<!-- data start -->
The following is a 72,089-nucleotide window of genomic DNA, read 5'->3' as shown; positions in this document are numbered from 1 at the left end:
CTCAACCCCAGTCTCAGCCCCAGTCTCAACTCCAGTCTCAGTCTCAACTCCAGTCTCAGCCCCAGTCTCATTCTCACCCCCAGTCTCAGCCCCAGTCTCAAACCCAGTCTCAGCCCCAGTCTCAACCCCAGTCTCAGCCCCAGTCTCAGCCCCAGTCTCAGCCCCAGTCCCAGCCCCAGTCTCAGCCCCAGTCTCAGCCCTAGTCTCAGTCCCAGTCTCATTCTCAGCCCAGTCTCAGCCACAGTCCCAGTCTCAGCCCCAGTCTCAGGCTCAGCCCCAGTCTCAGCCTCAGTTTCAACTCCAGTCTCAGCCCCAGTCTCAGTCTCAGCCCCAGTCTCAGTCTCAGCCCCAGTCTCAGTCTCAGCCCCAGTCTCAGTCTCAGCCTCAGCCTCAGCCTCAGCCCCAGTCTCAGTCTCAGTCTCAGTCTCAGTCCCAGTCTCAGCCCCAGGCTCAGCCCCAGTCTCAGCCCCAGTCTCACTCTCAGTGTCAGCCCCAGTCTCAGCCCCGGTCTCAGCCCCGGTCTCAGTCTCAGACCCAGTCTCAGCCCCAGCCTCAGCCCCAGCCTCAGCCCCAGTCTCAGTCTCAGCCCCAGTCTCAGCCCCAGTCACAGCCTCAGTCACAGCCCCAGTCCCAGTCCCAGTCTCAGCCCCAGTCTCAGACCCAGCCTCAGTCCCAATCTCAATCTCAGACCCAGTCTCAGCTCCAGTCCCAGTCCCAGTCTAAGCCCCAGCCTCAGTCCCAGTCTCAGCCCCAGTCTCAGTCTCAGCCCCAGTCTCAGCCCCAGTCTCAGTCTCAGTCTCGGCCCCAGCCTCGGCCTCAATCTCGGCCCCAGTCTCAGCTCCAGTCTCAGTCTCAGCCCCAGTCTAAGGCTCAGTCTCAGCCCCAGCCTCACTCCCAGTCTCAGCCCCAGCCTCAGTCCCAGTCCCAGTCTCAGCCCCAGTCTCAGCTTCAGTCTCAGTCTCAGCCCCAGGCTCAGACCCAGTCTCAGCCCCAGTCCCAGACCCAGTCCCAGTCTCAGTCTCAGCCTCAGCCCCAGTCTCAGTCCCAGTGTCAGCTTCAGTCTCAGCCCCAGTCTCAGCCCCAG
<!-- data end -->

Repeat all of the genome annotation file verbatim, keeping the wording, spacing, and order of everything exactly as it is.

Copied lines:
The following is a 72,089-nucleotide window of genomic DNA, read 5'->3' as shown; positions in this document are numbered from 1 at the left end:
CTCAACCCCAGTCTCAGCCCCAGTCTCAACTCCAGTCTCAGTCTCAACTCCAGTCTCAGCCCCAGTCTCATTCTCACCCCCAGTCTCAGCCCCAGTCTCAAACCCAGTCTCAGCCCCAGTCTCAACCCCAGTCTCAGCCCCAGTCTCAGCCCCAGTCTCAGCCCCAGTCCCAGCCCCAGTCTCAGCCCCAGTCTCAGCCCTAGTCTCAGTCCCAGTCTCATTCTCAGCCCAGTCTCAGCCACAGTCCCAGTCTCAGCCCCAGTCTCAGGCTCAGCCCCAGTCTCAGCCTCAGTTTCAACTCCAGTCTCAGCCCCAGTCTCAGTCTCAGCCCCAGTCTCAGTCTCAGCCCCAGTCTCAGTCTCAGCCCCAGTCTCAGTCTCAGCCTCAGCCTCAGCCTCAGCCCCAGTCTCAGTCTCAGTCTCAGTCTCAGTCCCAGTCTCAGCCCCAGGCTCAGCCCCAGTCTCAGCCCCAGTCTCACTCTCAGTGTCAGCCCCAGTCTCAGCCCCGGTCTCAGCCCCGGTCTCAGTCTCAGACCCAGTCTCAGCCCCAGCCTCAGCCCCAGCCTCAGCCCCAGTCTCAGTCTCAGCCCCAGTCTCAGCCCCAGTCACAGCCTCAGTCACAGCCCCAGTCCCAGTCCCAGTCTCAGCCCCAGTCTCAGACCCAGCCTCAGTCCCAATCTCAATCTCAGACCCAGTCTCAGCTCCAGTCCCAGTCCCAGTCTAAGCCCCAGCCTCAGTCCCAGTCTCAGCCCCAGTCTCAGTCTCAGCCCCAGTCTCAGCCCCAGTCTCAGTCTCAGTCTCGGCCCCAGCCTCGGCCTCAATCTCGGCCCCAGTCTCAGCTCCAGTCTCAGTCTCAGCCCCAGTCTAAGGCTCAGTCTCAGCCCCAGCCTCACTCCCAGTCTCAGCCCCAGCCTCAGTCCCAGTCCCAGTCTCAGCCCCAGTCTCAGCTTCAGTCTCAGTCTCAGCCCCAGGCTCAGACCCAGTCTCAGCCCCAGTCCCAGACCCAGTCCCAGTCTCAGTCTCAGCCTCAGCCCCAGTCTCAGTCCCAGTGTCAGCTTCAGTCTCAGCCCCAGTCTCAGCCCCAG